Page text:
The International Criminal Court (ICC) has welcomed Congolese rebel leader Bosco Ntaganda's surrender to stand trial on war crimes charges.
Known as "The Terminator", Gen Ntaganda surrendered on Monday to the US embassy in Rwanda after seven years on the run.
The ICC said it was in contact with the relevant authorities to arrange for his immediate transfer to The Hague.
He denies committing atrocities during the long-running conflict in the Democratic Republic of Congo.
The DR Congo government says Gen Ntaganda crossed into Rwanda on Saturday with the help of Rwanda forces.
"I think justice now has a chance to prevail, now that he has handed himself in," DR Congo's ambassador to the UK, Kikaya Bin Karubi, told the BBC.
"The most wanted criminal in eastern Democratic Republic of Congo has seen that he has no other option now, and the best option for him is to go and face the music."
Neither the US nor Rwanda recognise the ICC.
However, the US state department said on Monday that it was in contact with the ICC and the Rwandan government to arrange his transfer to The Hague.
"The ICC welcomes news of Bosco [Ntaganda's] surrender," the ICC chief prosecutor's office said, AFP news agency reports.
"This is great news for the people of the DR Congo who had to suffer from the crimes of an ICC fugitive for too long," it added.
The ICC issued an arrest warrant for Gen Ntaganda in 2006 and another one in 2012. He faces 10 counts of conscripting child soldiers, murder, terrorising communities and using rape as a weapon of war.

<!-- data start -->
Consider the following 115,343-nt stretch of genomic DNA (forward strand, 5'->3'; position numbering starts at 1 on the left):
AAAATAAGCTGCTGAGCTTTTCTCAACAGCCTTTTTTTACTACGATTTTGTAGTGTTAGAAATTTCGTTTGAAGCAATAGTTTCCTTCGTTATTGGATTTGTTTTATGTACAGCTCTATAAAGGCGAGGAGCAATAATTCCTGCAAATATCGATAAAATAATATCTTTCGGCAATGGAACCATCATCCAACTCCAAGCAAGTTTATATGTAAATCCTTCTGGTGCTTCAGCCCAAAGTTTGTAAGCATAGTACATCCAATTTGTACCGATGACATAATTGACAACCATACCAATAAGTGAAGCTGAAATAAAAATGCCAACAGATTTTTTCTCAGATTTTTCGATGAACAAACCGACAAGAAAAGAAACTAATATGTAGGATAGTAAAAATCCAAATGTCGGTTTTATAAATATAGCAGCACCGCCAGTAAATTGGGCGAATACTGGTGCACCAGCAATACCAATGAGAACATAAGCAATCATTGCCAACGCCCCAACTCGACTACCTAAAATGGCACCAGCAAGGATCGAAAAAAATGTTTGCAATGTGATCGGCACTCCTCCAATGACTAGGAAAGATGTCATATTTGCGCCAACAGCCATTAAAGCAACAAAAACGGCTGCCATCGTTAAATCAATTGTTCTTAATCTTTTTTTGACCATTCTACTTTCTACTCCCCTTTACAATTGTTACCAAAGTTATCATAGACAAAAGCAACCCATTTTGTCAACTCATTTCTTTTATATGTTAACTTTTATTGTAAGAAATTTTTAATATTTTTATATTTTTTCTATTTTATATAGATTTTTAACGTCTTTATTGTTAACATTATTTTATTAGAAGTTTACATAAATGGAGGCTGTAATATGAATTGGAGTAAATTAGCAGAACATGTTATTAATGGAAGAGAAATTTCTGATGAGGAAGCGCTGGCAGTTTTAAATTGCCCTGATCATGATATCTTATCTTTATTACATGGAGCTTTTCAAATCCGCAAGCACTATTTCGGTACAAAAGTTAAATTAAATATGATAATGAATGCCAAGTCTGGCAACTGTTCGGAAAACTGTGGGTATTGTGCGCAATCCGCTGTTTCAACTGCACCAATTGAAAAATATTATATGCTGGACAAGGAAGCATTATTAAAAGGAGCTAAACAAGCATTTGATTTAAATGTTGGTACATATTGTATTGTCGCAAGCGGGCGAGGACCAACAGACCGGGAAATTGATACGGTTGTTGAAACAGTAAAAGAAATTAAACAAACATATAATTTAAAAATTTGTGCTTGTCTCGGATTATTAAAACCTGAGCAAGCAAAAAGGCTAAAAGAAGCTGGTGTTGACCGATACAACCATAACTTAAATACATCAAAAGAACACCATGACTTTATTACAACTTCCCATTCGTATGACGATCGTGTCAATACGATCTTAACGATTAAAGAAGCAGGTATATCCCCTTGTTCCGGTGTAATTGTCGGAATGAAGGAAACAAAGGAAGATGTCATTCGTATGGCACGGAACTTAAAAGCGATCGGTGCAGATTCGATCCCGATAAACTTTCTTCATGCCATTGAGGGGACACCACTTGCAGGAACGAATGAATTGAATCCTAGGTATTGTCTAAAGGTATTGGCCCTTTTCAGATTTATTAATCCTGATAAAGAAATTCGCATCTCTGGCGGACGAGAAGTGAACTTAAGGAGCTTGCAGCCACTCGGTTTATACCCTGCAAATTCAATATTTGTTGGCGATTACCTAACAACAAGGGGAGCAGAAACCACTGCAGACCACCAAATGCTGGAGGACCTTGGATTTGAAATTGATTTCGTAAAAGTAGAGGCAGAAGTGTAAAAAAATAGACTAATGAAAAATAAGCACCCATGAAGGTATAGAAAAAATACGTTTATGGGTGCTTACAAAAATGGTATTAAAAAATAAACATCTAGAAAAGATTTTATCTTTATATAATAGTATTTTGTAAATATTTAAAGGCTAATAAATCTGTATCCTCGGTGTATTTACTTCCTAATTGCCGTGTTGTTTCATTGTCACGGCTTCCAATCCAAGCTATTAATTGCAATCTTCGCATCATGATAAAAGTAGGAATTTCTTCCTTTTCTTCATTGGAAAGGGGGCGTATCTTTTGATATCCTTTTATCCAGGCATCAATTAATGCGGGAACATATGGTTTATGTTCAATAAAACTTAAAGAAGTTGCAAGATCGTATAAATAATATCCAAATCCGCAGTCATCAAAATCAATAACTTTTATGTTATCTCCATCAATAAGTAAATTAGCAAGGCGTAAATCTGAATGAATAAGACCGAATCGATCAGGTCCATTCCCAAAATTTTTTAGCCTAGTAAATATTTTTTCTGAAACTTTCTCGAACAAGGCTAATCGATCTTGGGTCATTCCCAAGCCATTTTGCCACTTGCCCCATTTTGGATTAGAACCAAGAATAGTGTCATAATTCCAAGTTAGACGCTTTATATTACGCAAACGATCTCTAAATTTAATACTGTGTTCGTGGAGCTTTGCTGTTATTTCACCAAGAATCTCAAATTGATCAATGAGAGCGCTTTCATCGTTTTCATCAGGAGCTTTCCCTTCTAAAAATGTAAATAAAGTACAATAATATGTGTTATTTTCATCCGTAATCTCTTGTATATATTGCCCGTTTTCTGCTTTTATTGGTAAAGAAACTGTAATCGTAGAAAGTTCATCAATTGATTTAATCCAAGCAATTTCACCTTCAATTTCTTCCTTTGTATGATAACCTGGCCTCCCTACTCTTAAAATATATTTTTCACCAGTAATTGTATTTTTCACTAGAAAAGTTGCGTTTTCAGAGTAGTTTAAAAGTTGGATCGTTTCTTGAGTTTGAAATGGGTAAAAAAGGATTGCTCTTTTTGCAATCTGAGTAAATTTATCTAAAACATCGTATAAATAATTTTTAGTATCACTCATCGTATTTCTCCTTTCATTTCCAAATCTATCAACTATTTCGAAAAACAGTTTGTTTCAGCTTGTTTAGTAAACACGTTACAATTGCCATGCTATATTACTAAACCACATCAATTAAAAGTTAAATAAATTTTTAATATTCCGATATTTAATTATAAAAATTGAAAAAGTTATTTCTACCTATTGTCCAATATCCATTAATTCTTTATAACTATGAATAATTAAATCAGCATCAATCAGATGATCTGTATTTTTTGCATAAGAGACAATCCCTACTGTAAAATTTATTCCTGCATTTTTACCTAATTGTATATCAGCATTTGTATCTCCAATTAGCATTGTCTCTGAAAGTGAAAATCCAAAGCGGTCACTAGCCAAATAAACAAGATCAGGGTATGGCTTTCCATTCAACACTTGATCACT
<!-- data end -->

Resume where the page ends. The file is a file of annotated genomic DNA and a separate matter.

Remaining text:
Rwanda's Justice Minister Tharcisse Karugarama told the BBC that the US was free to transfer him to The Hague.
"There are no complicated legal questions," he said.
Mr Karugarama denied that Rwandan troops had helped Gen Ntaganda flee DR Congo, before advising him to enter the US embassy, which is close to the offices of Rwanda's defence ministry.
The Rwandan government was surprised when it heard that Gen Ntaganda had surrendered, he said.
"I think he has a conscience. I believe he knows what he is doing. He's an adult and he exercised his options for his own reasons," Mr Karugarama said.
The charges - which Gen Ntaganda denies - relate to his time as the leader of a militia in the north-eastern DR Congo between 2002 and 2003.
Since then Gen Ntaganda has fought for other rebel groups in the region, as well as the Congolese army.
Most recently he was believed to be one of the leaders of the M23 rebel group, which is fighting government troops in the east of the country.
The United Nations believes the M23 group is backed by the government of neighbouring Rwanda, though Rwanda denies this.
On Sunday, the DR Congo government said Gen Ntaganda, who comes from the Tutsi ethnic group, had fled to Rwanda after he and some of his followers were apparently defeated by a rival faction of the M23 group.
BBC East Africa correspondent Gabriel Gatehouse says that if Gen Ntaganda does reach the ICC, many will be hoping he can shed light on the accusations of Rwanda's involvement in the Congolese conflicts, including the backing of the M23 rebels.
Eastern DR Congo has been riven by conflict since 1994, when some of the ethnic Hutu groups accused of carrying out the genocide in neighbouring Rwanda fled across the border.
Gen Ntaganda's military career started in 1990, at the age of 17, when he joined the Rwandan Patriotic Front (RPF) rebels, now the ruling party in Kigali.
In November 2008, international journalists filmed him commanding and ordering rebel troops in the village of Kiwanja, 90km (55 miles) north of Goma in DR Congo, where 150 people were massacred in a single day.
In 2009, he was integrated into the Congolese national army and made a general following a peace deal between the government and rebel troops he commanded.
However, he defected from the army last April, accusing the government of failing to meet its promises.